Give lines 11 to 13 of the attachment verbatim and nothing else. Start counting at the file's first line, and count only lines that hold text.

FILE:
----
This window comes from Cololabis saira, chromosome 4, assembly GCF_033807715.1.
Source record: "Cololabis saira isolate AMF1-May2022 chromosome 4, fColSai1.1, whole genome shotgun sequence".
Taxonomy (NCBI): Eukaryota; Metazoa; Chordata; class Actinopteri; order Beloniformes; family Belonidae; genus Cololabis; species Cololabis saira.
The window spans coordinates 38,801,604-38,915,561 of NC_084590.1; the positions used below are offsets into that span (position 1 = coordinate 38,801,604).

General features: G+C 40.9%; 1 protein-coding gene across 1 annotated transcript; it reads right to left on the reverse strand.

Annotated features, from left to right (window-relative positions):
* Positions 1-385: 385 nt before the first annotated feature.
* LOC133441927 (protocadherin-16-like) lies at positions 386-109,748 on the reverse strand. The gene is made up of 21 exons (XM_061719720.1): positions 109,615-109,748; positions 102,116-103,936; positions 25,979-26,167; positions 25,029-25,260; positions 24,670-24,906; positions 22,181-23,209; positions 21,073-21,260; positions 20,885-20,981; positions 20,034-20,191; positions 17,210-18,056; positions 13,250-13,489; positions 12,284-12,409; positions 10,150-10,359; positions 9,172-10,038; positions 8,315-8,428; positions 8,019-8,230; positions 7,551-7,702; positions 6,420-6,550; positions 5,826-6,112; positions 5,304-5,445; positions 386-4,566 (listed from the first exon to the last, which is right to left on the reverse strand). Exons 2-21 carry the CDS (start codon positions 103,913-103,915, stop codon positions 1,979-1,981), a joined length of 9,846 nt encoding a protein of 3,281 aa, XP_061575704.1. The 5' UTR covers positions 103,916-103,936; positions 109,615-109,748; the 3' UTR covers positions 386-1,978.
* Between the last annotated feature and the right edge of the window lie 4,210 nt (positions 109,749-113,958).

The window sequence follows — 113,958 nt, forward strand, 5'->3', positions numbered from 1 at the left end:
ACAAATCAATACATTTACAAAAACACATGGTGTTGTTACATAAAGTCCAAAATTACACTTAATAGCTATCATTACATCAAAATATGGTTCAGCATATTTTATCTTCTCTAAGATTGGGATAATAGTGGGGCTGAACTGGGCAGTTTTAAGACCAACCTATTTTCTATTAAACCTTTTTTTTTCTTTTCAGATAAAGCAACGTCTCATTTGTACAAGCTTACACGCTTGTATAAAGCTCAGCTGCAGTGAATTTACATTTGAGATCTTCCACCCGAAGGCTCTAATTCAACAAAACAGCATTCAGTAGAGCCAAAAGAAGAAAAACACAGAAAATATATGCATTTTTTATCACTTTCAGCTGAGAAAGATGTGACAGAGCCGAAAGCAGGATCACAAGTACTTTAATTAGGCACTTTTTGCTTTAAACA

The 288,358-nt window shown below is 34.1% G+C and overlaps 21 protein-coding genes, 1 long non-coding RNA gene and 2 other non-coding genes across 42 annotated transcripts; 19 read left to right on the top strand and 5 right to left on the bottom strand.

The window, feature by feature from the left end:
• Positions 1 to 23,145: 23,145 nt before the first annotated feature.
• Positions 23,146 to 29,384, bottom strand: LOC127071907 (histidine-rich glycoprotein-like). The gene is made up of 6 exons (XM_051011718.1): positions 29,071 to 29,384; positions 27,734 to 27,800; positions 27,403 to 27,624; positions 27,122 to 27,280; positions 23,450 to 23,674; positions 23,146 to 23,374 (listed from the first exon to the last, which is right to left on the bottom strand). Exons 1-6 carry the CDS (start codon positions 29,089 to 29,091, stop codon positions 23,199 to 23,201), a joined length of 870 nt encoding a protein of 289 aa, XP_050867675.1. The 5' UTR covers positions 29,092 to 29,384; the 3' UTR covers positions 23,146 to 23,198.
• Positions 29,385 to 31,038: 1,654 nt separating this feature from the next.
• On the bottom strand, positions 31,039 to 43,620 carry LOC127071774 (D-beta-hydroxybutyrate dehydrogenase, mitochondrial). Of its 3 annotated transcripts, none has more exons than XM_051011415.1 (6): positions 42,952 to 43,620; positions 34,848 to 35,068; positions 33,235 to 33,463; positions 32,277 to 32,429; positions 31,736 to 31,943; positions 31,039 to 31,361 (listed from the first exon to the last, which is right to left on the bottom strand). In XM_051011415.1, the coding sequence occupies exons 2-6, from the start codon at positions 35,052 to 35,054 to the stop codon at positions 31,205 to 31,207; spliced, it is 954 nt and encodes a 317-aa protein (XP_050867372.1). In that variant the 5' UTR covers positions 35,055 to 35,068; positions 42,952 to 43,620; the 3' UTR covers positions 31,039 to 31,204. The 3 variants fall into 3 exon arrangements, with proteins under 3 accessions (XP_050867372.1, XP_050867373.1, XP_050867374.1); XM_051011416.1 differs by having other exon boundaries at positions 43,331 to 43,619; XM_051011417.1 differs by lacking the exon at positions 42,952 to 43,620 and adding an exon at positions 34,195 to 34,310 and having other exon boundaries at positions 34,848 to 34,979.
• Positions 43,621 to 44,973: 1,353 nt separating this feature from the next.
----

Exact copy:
ACAAATCAATACATTTACAAAAACACATGGTGTTGTTACATAAAGTCCAAAATTACACTTAATAGCTATCATTACATCAAAATATGGTTCAGCATATTTTATCTTCTCTAAGATTGGGATAATAGTGGGGCTGAACTGGGCAGTTTTAAGACCAACCTATTTTCTATTAAACCTTTTTTTTTCTTTTCAGATAAAGCAACGTCTCATTTGTACAAGCTTACACGCTTGTATAAAGCTCAGCTGCAGTGAATTTACATTTGAGATCTTCCACCCGAAGGCTCTAATTCAACAAAACAGCATTCAGTAGAGCCAAAAGAAGAAAAACACAGAAAATATATGCATTTTTTATCACTTTCAGCTGAGAAAGATGTGACAGAGCCGAAAGCAGGATCACAAGTACTTTAATTAGGCACTTTTTGCTTTAAACA

The 288,358-nt window shown below is 34.1% G+C and overlaps 21 protein-coding genes, 1 long non-coding RNA gene and 2 other non-coding genes across 42 annotated transcripts; 19 read left to right on the top strand and 5 right to left on the bottom strand.

The window, feature by feature from the left end: